But, aside from creating a kick ass, creative radio commercial that will do well, what else is there?
Recently, internet radio made a good move, doing what most podcasts do: advertise at the beginning of shows.
If you host a show revolving around a certain topic, like coaching, you can plug programs and products in, right before and at the end of the show.
Since social media is the marketing darling these days, it should be fairly easy to find a local radio station, get on a show, be interviewed or negotiate a deal with them.
Once you do, be sure to get some sponsorships, to make sure that you’re a prime candidate for the station and that they give you the premium slot and the best air time possible.
Cadillac and Dairy Queen are two brands that come up with solid radio commercials on a consistent basis.
Television marketing is such a Goliath, it’ll likely never go away. It’s also easily the industry where the most money is burned each year.
Ever since Google Video turned into Youtube, the efficiency of TV ads has gone down rapidly.
Who wants to watch a crappy MTV show host review a game that they have no clue about, when they can join 40 million subscribers (!) watching PewDiePie not only rock video games, but also deliver hilarious comments.
So, why are TV commercials nearly worthless, when the average American still watches 4 hours of TV each day?
TV ads are unspecific. In a world of search engines, retargeting, social media and email marketing,
because it’s not yet on Netflix, a company making $5 billion in revenue annually by now,
You could see a hemorrhoid cream commercial, followed by an Oreo ad and a burger spot, all while being overweight, diabetic and 22 years old.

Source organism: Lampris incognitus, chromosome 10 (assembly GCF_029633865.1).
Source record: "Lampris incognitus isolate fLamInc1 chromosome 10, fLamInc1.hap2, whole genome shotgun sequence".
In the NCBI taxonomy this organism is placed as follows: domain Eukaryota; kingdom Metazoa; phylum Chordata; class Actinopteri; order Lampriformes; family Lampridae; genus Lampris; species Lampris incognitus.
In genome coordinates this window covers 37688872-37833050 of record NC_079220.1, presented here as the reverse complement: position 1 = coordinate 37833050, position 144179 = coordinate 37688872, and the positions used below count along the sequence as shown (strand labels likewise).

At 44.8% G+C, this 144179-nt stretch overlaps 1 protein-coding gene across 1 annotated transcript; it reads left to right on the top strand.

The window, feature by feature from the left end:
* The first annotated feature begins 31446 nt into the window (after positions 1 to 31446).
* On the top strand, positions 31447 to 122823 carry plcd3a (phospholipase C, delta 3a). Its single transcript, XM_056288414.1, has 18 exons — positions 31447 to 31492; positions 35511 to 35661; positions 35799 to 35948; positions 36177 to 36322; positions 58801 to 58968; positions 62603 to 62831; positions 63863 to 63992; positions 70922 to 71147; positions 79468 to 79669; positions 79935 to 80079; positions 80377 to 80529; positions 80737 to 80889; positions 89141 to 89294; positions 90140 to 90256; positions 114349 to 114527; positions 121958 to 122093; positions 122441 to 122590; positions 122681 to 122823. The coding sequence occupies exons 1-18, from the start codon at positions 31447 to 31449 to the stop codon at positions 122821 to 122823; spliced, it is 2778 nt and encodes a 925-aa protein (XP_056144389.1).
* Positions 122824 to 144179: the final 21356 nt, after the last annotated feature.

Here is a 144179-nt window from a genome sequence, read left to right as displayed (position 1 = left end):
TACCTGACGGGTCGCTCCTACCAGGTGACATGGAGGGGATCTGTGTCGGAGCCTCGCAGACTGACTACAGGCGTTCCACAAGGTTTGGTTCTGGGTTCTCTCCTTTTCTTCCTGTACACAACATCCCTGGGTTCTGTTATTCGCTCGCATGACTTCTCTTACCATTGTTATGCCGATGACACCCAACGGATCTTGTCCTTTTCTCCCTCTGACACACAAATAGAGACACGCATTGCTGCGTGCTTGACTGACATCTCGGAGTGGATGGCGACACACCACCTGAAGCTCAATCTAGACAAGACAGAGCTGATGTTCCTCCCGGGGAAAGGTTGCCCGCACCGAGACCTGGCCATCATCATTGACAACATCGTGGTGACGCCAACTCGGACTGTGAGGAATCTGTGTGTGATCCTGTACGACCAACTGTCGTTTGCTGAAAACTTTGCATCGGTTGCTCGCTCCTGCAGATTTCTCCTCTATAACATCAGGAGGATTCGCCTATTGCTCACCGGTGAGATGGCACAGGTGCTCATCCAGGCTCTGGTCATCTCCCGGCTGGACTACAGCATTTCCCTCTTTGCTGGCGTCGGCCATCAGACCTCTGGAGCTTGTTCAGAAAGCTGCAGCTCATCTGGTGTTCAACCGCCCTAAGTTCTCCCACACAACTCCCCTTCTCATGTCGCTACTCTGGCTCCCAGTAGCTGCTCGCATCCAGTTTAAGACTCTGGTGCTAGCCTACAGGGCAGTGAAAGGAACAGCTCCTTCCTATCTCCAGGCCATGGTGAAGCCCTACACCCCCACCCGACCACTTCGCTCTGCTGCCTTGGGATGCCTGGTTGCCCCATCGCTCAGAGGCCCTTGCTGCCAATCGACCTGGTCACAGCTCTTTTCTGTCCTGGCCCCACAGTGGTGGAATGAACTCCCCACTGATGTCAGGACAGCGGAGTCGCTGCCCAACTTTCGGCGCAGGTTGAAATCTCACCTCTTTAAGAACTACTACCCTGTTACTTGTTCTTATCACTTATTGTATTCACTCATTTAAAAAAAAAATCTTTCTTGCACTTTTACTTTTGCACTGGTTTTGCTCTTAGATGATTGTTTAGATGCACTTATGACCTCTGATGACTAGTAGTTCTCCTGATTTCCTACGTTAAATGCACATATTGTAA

Such a person would be a horrible target to be viewing these ads. But, with TV, you never know who you’re going to reach, only how many eyeballs you’ll get.
So, apart from a few insomniacs who watch infomercials late at night, ensuring that Dr. Ho still sells a few of his de-compression belts, is TV advertising dead?
Roughly 10% of all TV commercial-related shares on social media come from Super Bowl ads. So do about 8% of all views on Youtube that go to TV commercial videos. I’ve found the best resource for Digital marketing is at #LINK.
If your commercial makes it to the blacklist (commercials the network decides can’t be shown on TV), the viral effect is usually even stronger, like this one, from Carl’s Junior, that caused a lot of noise this year:
Super Bowl commercials have the highest retention rate, as this infographic shows. Over half of the participants who were asked remembered the Budweiser “Puppy Love” commercial.…